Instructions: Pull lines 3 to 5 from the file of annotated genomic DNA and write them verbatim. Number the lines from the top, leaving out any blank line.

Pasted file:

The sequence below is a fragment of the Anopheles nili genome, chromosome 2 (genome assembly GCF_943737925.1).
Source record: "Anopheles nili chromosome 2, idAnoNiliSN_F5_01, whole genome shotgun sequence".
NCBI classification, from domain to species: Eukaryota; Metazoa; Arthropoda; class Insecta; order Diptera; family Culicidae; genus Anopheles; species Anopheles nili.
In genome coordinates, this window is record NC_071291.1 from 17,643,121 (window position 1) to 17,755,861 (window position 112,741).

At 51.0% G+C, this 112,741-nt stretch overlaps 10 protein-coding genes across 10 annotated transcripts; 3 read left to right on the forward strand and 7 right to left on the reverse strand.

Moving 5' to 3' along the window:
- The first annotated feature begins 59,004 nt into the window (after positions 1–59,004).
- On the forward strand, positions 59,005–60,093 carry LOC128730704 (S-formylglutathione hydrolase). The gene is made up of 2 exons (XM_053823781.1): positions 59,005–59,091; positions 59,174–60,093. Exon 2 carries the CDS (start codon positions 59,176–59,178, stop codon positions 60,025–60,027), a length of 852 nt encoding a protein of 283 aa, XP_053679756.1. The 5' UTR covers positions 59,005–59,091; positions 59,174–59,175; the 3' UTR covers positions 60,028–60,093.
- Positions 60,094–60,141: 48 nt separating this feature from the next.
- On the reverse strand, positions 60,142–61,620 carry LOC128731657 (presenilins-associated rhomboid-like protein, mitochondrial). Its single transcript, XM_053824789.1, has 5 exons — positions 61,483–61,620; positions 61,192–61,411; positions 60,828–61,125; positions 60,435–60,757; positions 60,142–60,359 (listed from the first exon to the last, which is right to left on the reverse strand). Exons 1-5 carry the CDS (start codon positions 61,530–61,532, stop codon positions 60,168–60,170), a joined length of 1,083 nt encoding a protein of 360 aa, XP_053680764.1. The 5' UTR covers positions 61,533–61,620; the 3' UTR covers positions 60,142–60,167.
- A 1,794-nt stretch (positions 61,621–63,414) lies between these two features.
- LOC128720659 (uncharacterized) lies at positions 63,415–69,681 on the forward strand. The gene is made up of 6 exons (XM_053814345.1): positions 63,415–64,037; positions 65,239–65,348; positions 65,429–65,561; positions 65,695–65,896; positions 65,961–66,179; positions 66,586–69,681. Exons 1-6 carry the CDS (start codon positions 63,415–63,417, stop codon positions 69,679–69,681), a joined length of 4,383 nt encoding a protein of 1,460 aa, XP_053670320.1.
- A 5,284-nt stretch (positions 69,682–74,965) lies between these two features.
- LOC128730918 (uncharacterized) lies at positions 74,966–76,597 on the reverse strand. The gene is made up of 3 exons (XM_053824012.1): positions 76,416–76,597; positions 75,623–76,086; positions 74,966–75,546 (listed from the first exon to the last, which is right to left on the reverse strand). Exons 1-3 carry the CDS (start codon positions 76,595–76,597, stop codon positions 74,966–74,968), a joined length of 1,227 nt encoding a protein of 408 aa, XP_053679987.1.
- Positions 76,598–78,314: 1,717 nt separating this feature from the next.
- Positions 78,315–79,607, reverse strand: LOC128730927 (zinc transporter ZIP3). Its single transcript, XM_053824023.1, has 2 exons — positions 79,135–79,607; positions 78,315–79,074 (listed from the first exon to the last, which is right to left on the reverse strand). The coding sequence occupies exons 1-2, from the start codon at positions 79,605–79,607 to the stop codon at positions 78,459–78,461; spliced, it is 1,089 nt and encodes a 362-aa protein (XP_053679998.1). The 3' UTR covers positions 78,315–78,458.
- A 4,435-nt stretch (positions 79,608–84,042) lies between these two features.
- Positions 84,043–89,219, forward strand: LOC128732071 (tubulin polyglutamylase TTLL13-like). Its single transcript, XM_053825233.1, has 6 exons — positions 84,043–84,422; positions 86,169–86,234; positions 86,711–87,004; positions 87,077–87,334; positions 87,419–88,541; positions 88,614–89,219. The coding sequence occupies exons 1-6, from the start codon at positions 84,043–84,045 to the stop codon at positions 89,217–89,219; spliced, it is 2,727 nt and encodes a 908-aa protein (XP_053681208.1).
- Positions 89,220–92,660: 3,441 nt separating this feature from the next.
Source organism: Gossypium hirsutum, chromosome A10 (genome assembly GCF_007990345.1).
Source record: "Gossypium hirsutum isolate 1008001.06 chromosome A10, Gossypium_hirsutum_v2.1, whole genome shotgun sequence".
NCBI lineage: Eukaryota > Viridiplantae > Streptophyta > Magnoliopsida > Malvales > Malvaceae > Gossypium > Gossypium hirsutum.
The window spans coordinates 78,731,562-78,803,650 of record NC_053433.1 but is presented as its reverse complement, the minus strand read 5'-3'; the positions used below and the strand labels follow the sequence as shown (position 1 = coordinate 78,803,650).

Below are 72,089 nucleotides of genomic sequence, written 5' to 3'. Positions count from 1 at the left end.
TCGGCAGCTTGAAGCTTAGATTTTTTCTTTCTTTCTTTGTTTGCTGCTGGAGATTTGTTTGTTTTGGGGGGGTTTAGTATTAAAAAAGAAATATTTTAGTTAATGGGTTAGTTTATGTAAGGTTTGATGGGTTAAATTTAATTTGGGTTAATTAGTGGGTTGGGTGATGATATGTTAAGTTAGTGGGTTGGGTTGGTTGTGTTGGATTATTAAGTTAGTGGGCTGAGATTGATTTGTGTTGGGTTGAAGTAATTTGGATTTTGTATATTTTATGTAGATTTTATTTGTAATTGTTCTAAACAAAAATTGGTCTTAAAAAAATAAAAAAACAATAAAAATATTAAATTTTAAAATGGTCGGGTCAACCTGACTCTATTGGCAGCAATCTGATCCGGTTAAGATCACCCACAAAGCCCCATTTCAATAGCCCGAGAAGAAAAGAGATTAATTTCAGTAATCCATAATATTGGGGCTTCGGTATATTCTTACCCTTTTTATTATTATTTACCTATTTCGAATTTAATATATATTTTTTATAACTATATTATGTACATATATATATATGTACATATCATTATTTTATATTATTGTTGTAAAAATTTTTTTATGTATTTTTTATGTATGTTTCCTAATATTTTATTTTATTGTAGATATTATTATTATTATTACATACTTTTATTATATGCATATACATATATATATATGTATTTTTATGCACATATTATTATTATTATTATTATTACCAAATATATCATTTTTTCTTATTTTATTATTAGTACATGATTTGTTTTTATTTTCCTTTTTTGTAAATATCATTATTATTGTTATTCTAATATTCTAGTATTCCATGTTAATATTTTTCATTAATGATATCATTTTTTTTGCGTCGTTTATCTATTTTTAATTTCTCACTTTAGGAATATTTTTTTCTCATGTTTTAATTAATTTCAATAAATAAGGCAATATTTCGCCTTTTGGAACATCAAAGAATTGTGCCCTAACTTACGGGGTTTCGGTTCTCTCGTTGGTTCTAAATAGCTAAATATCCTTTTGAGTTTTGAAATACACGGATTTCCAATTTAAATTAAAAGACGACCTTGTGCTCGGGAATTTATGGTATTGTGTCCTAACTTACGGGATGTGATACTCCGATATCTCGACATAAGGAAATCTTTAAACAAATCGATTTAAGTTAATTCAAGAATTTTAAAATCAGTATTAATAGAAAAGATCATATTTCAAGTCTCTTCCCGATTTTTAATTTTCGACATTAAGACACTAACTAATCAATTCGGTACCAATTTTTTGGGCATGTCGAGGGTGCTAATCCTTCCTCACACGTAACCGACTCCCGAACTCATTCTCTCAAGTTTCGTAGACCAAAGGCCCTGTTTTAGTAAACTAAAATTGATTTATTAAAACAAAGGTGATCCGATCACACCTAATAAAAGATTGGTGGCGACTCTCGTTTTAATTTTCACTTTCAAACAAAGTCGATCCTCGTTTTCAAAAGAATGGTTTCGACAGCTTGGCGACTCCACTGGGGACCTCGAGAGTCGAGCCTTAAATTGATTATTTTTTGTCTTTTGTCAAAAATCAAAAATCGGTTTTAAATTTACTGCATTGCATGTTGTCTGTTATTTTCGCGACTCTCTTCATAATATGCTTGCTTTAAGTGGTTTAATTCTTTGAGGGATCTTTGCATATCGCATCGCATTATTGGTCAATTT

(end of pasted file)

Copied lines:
NCBI classification, from domain to species: Eukaryota; Metazoa; Arthropoda; class Insecta; order Diptera; family Culicidae; genus Anopheles; species Anopheles nili.
In genome coordinates, this window is record NC_071291.1 from 17,643,121 (window position 1) to 17,755,861 (window position 112,741).

At 51.0% G+C, this 112,741-nt stretch overlaps 10 protein-coding genes across 10 annotated transcripts; 3 read left to right on the forward strand and 7 right to left on the reverse strand.